November 28, 2016

3 Body Language Tips To Use At Work

One of our values at Taylor Strategy Partners is being in tune—with others, with your environment, and with yourself. When you’re in tune, it’s easier to make better decisions, handle conflict, be engaged, and create a positive workplace culture. Nonverbal communication, such as body language, is one example of being in tune.

Nonverbal communication is defined as “behavior and elements of speech aside from the words themselves that transmit meaning.” Some aspects of nonverbal communication include gestures, facial expressions, posture, and movements.

Studies find that body language accounts for approximately 55% of the overall message in face-to-face communication, while the words you speak account for only 7%, and tone of voice accounts for 38%. While the ways we communicate with our coworkers and clients is undoubtedly important, the way our bodies communicate with our brains can influence our engagement and workplace attitude.

In other words, changing your body language can change your mood when you’re working on a challenging project or listening to a presentation. In fact, there’s a science behind it.

1. Smile, even when you may not feel like it. Psychologists have found that smiling can improve our moods and decrease stress. Participants with a forced smile (i.e. holding a pen in your teeth to replicate a smile), reported more positive feelings than those who did not smile at all in one study. While smiling may make you more approachable and change others' perceptions of you, smiling can also make a difficult project seem enjoyable.

2. Look at your feet.  Without being cognizant of it, our feet usually point to where we want to go. Even if you’re in an interesting conversation, your foot pointing towards the door gives away that you’re looking for an out. In other words, the direction of your feet precedes the action itself. By ensuring your feet are pointing towards the person you are talking with, you may find you’re less rushed to exit a meeting or conversation.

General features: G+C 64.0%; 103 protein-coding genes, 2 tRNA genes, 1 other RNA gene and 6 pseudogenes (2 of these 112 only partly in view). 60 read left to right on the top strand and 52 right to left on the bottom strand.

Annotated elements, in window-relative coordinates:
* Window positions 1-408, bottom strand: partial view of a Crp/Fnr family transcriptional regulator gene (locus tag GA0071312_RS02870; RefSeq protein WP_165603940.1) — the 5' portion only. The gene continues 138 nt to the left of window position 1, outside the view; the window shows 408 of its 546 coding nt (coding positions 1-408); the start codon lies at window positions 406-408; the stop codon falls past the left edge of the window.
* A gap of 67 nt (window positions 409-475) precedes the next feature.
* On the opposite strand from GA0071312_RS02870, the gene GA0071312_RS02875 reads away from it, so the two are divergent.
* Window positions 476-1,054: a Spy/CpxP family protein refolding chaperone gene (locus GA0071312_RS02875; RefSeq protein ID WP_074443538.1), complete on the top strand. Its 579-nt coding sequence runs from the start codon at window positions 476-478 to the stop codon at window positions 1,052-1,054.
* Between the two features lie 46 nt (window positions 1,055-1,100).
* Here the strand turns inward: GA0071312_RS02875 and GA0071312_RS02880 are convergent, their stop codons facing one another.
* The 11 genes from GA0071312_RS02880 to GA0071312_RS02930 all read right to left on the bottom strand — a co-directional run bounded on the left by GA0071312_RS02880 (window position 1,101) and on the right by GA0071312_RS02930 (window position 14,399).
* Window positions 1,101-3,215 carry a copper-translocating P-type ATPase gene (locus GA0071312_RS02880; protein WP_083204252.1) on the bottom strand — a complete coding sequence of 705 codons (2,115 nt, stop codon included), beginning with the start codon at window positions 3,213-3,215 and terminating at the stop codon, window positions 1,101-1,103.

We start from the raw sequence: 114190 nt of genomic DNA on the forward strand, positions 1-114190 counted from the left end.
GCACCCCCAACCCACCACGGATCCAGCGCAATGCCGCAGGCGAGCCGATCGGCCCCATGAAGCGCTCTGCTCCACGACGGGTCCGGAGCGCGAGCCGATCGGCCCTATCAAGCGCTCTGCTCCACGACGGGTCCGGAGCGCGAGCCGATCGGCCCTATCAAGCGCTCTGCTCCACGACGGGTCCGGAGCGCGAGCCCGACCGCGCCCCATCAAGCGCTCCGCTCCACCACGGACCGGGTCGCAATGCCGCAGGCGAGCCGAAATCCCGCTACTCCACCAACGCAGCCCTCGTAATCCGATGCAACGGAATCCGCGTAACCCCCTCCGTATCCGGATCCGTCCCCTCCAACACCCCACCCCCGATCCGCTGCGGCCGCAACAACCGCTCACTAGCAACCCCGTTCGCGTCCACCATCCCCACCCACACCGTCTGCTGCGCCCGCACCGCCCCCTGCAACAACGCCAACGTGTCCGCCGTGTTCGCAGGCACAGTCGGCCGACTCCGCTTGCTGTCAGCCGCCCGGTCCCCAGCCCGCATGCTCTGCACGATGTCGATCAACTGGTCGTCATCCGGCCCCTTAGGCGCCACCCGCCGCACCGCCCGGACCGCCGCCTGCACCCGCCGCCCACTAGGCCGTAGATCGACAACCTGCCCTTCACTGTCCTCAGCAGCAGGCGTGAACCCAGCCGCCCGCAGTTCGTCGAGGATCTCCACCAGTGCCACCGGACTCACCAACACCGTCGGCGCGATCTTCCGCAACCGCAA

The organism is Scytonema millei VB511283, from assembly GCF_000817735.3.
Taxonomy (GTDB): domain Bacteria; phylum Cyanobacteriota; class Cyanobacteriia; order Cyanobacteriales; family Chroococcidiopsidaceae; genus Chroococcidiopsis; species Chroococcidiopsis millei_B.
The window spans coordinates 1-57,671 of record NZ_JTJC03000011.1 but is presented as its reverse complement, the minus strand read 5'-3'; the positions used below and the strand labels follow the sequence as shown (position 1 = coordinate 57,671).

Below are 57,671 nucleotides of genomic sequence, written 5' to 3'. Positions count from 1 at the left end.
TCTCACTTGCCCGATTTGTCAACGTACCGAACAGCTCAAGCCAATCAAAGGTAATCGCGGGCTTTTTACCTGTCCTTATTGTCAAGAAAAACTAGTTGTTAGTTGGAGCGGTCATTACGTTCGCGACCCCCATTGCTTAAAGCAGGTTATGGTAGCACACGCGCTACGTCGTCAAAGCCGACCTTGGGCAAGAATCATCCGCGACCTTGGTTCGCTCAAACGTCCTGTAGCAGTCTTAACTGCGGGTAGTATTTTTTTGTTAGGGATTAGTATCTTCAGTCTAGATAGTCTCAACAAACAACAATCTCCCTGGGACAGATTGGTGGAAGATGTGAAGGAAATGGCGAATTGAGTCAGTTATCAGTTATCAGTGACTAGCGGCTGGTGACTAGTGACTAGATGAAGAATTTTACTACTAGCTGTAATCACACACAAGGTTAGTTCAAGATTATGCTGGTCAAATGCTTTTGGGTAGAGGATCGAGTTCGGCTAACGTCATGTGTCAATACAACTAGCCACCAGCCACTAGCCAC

3. Uncross your arms…or don’t.  You may have read that having crossed arms means your defensive or not listening. Well, it’s complicated. Crossed arms can mean a variety of things—a self hug to invoke comfort, body blocking to reduce insecurity, restraint due to frustration, or a barrier to distance yourself. Being aware of this, however, is key. If you find yourself crossing your arms in a meeting or conversation with a coworker, try uncrossing them. Open your body and you may find you’re more receptive to the information being shared.

Being aware of your body language and knowing how to adapt is critical in order to be in tune with others and yourself. Next time you have a “case of the Mondays” or a stressful project, force a smile. Try these few tricks to spark your engagement; doing so can make your workday a little more productive and successful. If you feel better, you work better.

If you’re interested in learning more about the social psychology behind nonverbal communication, check out Amy Cuddy’s TEDtalk, “Your Body Language Shapes Who You Are.

Tags: employee engagement

Cheyanne Cierpial

Cheyanne joined TSP as a Marketing Coordinator, working with the team on social media, content creation, and event coordination. After graduating from Denison University, she moved to Columbus where she can be found exploring bookstores and coffee shops during her free time. 

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